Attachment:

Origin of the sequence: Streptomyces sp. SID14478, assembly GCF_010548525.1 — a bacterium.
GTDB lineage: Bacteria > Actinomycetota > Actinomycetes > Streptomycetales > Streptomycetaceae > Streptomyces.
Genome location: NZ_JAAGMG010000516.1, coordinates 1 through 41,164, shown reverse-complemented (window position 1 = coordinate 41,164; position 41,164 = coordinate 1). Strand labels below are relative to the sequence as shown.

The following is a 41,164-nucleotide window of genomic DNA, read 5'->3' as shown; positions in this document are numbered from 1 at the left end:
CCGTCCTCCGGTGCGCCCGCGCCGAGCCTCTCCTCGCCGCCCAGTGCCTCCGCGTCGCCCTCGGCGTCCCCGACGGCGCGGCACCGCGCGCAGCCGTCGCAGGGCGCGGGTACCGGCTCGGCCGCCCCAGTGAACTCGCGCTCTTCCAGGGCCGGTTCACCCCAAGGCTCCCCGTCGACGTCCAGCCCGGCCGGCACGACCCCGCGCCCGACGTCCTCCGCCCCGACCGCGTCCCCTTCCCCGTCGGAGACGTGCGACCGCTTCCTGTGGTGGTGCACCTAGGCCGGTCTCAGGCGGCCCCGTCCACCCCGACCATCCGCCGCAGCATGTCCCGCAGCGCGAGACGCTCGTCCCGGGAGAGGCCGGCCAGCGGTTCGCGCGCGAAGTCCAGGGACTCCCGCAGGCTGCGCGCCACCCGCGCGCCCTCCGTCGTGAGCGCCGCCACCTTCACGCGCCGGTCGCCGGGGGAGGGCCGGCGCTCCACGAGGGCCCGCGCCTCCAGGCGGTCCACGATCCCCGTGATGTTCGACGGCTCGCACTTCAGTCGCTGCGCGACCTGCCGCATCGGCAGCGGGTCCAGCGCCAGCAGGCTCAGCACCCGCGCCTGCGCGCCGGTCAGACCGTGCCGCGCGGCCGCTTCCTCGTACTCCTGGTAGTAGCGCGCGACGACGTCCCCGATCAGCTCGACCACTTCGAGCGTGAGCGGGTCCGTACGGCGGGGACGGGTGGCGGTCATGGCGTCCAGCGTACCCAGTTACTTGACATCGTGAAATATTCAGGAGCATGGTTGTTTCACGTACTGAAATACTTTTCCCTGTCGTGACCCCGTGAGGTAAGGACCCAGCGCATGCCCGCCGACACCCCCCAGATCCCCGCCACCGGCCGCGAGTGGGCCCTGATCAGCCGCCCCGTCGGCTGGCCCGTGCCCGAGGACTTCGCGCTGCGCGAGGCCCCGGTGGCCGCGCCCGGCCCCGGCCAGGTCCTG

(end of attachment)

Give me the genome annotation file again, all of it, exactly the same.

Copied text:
Origin of the sequence: Streptomyces sp. SID14478, assembly GCF_010548525.1 — a bacterium.
GTDB lineage: Bacteria > Actinomycetota > Actinomycetes > Streptomycetales > Streptomycetaceae > Streptomyces.
Genome location: NZ_JAAGMG010000516.1, coordinates 1 through 41,164, shown reverse-complemented (window position 1 = coordinate 41,164; position 41,164 = coordinate 1). Strand labels below are relative to the sequence as shown.

The following is a 41,164-nucleotide window of genomic DNA, read 5'->3' as shown; positions in this document are numbered from 1 at the left end:
CCGTCCTCCGGTGCGCCCGCGCCGAGCCTCTCCTCGCCGCCCAGTGCCTCCGCGTCGCCCTCGGCGTCCCCGACGGCGCGGCACCGCGCGCAGCCGTCGCAGGGCGCGGGTACCGGCTCGGCCGCCCCAGTGAACTCGCGCTCTTCCAGGGCCGGTTCACCCCAAGGCTCCCCGTCGACGTCCAGCCCGGCCGGCACGACCCCGCGCCCGACGTCCTCCGCCCCGACCGCGTCCCCTTCCCCGTCGGAGACGTGCGACCGCTTCCTGTGGTGGTGCACCTAGGCCGGTCTCAGGCGGCCCCGTCCACCCCGACCATCCGCCGCAGCATGTCCCGCAGCGCGAGACGCTCGTCCCGGGAGAGGCCGGCCAGCGGTTCGCGCGCGAAGTCCAGGGACTCCCGCAGGCTGCGCGCCACCCGCGCGCCCTCCGTCGTGAGCGCCGCCACCTTCACGCGCCGGTCGCCGGGGGAGGGCCGGCGCTCCACGAGGGCCCGCGCCTCCAGGCGGTCCACGATCCCCGTGATGTTCGACGGCTCGCACTTCAGTCGCTGCGCGACCTGCCGCATCGGCAGCGGGTCCAGCGCCAGCAGGCTCAGCACCCGCGCCTGCGCGCCGGTCAGACCGTGCCGCGCGGCCGCTTCCTCGTACTCCTGGTAGTAGCGCGCGACGACGTCCCCGATCAGCTCGACCACTTCGAGCGTGAGCGGGTCCGTACGGCGGGGACGGGTGGCGGTCATGGCGTCCAGCGTACCCAGTTACTTGACATCGTGAAATATTCAGGAGCATGGTTGTTTCACGTACTGAAATACTTTTCCCTGTCGTGACCCCGTGAGGTAAGGACCCAGCGCATGCCCGCCGACACCCCCCAGATCCCCGCCACCGGCCGCGAGTGGGCCCTGATCAGCCGCCCCGTCGGCTGGCCCGTGCCCGAGGACTTCGCGCTGCGCGAGGCCCCGGTGGCCGCGCCCGGCCCCGGCCAGGTCCTG